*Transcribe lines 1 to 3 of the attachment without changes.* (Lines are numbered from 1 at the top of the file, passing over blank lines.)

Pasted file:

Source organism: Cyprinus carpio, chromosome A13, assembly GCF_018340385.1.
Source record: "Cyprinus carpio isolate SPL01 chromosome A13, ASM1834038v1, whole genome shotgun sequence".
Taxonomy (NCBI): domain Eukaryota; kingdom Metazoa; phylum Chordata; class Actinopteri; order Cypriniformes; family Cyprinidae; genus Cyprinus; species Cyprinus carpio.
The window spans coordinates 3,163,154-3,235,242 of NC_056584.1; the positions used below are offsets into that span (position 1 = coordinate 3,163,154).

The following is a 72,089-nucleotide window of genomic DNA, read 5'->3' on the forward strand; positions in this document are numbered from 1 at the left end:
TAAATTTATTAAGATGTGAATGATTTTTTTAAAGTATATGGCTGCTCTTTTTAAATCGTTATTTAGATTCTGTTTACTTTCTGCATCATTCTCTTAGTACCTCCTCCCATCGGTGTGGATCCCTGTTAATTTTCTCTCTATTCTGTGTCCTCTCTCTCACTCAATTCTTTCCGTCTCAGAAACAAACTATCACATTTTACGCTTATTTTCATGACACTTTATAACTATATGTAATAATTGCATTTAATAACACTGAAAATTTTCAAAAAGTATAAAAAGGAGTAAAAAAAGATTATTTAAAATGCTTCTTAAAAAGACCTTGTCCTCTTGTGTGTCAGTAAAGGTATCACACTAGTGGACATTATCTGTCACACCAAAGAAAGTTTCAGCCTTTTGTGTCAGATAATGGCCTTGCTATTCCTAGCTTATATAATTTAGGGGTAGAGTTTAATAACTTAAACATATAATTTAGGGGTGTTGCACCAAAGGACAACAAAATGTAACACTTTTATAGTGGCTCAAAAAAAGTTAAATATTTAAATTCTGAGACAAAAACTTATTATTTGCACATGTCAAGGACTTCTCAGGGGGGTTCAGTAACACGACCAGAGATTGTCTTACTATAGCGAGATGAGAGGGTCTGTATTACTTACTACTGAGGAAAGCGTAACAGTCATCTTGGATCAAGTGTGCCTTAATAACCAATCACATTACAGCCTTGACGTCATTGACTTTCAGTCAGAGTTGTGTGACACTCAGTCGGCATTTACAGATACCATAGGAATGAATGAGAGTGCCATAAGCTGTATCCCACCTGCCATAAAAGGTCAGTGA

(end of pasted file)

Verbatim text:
Source organism: Cyprinus carpio, chromosome A13, assembly GCF_018340385.1.
Source record: "Cyprinus carpio isolate SPL01 chromosome A13, ASM1834038v1, whole genome shotgun sequence".
Taxonomy (NCBI): domain Eukaryota; kingdom Metazoa; phylum Chordata; class Actinopteri; order Cypriniformes; family Cyprinidae; genus Cyprinus; species Cyprinus carpio.